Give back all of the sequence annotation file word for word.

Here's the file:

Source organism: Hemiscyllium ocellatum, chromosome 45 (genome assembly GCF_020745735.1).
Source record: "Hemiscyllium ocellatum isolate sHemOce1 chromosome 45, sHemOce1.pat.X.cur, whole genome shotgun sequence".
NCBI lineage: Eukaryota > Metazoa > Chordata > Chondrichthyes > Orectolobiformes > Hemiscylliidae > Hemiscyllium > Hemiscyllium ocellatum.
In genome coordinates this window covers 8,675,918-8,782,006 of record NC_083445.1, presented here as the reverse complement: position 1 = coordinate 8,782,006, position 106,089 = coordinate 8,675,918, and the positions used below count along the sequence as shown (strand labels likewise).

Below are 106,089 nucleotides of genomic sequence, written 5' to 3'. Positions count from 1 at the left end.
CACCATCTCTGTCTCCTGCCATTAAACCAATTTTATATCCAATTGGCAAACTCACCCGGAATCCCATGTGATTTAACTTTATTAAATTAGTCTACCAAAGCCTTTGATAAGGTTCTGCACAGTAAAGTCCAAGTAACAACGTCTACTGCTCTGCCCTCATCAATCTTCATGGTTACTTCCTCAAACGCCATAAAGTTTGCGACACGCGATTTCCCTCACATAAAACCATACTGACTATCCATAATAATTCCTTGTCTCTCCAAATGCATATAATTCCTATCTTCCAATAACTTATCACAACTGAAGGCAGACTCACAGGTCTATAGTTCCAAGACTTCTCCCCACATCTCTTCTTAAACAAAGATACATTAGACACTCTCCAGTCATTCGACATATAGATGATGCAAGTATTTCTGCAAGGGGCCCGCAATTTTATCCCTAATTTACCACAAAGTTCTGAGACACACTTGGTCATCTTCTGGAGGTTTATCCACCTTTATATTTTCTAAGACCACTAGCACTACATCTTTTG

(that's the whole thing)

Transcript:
Source organism: Hemiscyllium ocellatum, chromosome 45 (genome assembly GCF_020745735.1).
Source record: "Hemiscyllium ocellatum isolate sHemOce1 chromosome 45, sHemOce1.pat.X.cur, whole genome shotgun sequence".
NCBI lineage: Eukaryota > Metazoa > Chordata > Chondrichthyes > Orectolobiformes > Hemiscylliidae > Hemiscyllium > Hemiscyllium ocellatum.
In genome coordinates this window covers 8,675,918-8,782,006 of record NC_083445.1, presented here as the reverse complement: position 1 = coordinate 8,782,006, position 106,089 = coordinate 8,675,918, and the positions used below count along the sequence as shown (strand labels likewise).

Below are 106,089 nucleotides of genomic sequence, written 5' to 3'. Positions count from 1 at the left end.
CACCATCTCTGTCTCCTGCCATTAAACCAATTTTATATCCAATTGGCAAACTCACCCGGAATCCCATGTGATTTAACTTTATTAAATTAGTCTACCAAAGCCTTTGATAAGGTTCTGCACAGTAAAGTCCAAGTAACAACGTCTACTGCTCTGCCCTCATCAATCTTCATGGTTACTTCCTCAAACGCCATAAAGTTTGCGACACGCGATTTCCCTCACATAAAACCATACTGACTATCCATAATAATTCCTTGTCTCTCCAAATGCATATAATTCCTATCTTCCAATAACTTATCACAACTGAAGGCAGACTCACAGGTCTATAGTTCCAAGACTTCTCCCCACATCTCTTCTTAAACAAAGATACATTAGACACTCTCCAGTCATTCGACATATAGATGATGCAAGTATTTCTGCAAGGGGCCCGCAATTTTATCCCTAATTTACCACAAAGTTCTGAGACACACTTGGTCATCTTCTGGAGGTTTATCCACCTTTATATTTTCTAAGACCACTAGCACTACATCTTTTG